But, the sun was shining and the food was good, and the violence seemed comfortably distant. We finished the conference with a lively party in the Colegio’s courtyard, attended by all the staff and their families, with a live band, carnival games, tacos and pozole. We began the party by touring a selection of Day of the Dead altars constructed by the students. Each altar was made by a different student in the style of the region from which he or she came. The guided tour was introduced by a student wearing a three piece suit and made up as a zombie, just as you might see at a Halloween party in the states. Later we danced cumbia and watched a contest for the best kid’s costume, after which the infants were put to bed in strollers or nestled into Michoacán’s signature leather chairs, as their families continued to enjoy the evening.
We awoke cheerful (though tired) the next morning, when we heard that twenty people had been killed the day before in two Michoacán towns, one an hour away and the site of the Colegio’s other campus with the archaeology program. They had been killed in shootouts between the government and the narco. We never heard if any were bystanders.
On the way back to the airport that morning, we drove through a seemingly peaceful landscape of agave fields (used to make tequila), cow pastures, and white buildings painted with the ubiquitous red and green, blue or yellow murals promoting candidates from the three main political parties. As we passed the road that led to La Piedad, where ten people had died the day before, my friend and I got into conversation with the taxi driver. He told us that La Piedad was “muy caliente” (very hot, or dangerous) and that the taxi dispatchers no longer sent cars there. In the past few months four taxi drivers had been killed by the two narco groups “Los Templarios” (The Templars) and “Los Zetas” (The Zs) who are fighting for control of Michoacán, on suspicion of acting as messengers. One of the drivers was a teenager, the dispatcher’s nephew, maybe working in his first real job. He was found without hands. The taxi driver told us, “I kiss my wife and my children every time I leave the house, and if I’m annoyed with her, I won’t leave until we make up. Because I never know if I will come back safe again.”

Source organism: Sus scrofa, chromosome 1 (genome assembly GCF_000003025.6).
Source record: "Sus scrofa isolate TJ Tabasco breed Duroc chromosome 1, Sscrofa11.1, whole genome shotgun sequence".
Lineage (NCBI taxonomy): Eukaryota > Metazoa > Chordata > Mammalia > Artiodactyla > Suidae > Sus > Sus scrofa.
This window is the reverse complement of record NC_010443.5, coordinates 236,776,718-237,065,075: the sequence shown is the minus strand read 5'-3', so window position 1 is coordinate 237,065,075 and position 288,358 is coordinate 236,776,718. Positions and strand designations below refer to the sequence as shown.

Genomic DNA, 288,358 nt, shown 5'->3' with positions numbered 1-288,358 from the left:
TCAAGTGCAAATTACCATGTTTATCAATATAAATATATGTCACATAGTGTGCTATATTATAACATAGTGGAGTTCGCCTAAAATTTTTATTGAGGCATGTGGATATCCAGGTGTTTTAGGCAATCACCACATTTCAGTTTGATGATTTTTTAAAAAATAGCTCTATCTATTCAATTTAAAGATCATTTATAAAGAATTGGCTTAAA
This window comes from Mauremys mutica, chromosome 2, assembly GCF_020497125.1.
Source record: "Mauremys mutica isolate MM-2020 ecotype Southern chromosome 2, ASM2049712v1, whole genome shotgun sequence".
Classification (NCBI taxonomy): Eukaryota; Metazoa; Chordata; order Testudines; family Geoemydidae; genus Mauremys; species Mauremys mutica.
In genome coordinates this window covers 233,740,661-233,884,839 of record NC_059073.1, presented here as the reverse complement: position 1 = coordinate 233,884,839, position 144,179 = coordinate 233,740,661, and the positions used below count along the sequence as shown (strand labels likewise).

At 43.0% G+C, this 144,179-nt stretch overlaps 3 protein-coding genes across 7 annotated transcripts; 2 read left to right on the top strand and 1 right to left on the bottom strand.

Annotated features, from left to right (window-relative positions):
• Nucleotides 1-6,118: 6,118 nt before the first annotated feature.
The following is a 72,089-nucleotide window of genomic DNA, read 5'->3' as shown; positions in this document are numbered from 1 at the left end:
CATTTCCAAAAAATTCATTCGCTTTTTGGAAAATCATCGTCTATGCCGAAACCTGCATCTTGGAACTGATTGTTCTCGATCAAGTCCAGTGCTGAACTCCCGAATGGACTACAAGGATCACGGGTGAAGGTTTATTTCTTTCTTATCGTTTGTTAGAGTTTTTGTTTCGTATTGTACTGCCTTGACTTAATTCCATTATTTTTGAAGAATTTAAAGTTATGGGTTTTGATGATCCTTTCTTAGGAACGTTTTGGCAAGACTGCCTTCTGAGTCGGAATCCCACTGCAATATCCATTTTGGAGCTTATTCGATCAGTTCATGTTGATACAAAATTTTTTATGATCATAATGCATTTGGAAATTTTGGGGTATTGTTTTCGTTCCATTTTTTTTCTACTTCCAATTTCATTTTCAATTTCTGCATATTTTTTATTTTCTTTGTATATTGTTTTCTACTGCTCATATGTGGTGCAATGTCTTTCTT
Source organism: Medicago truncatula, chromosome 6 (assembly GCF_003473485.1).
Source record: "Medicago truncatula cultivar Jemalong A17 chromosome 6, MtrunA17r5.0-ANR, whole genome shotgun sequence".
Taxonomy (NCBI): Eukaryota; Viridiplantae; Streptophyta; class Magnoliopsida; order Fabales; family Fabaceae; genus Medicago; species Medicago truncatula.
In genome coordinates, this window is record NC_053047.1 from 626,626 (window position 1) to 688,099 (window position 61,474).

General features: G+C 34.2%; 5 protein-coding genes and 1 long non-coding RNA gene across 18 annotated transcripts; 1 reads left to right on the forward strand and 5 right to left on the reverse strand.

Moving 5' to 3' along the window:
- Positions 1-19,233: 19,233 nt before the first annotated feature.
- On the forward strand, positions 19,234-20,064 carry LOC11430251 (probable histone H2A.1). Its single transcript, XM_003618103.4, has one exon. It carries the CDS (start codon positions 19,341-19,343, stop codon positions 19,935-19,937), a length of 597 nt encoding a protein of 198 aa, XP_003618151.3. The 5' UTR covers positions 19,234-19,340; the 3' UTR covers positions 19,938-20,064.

Collective responses to this situation have been difficult, on account of fear and also a lack of clarity of exactly who and what is to blame – who or what to organize against. But in recent months Mexicans have come together more and more to demand accountability and viable solutions. The poet and essayist Javier Sicilia, whose son was killed earlier this year, has brought together the Movement for Peace with Justice and Dignity, that has galvanized people into action and protest, sponsoring meetings and demonstrations around the country calling for an end to the violence, not only by the narcotraffickers, but also the arrests, disappearances and “enhanced interrogation” techniques of the government. On Monday, October 31, the Movement sponsored a Day of the Dead altar at Mexico City’s monument of the Angel of Independence, where hundreds brought candles in honor of the fallen - see Alma Guillermoprieto’s New York Review blog posting: http://www.nybooks.com/blogs/nyrblog/2011/nov/02/day-of-the-dead/. With the presidential elections coming in the summer 2012, some hope is blossoming for an end to this grisly chapter of Mexico’s history.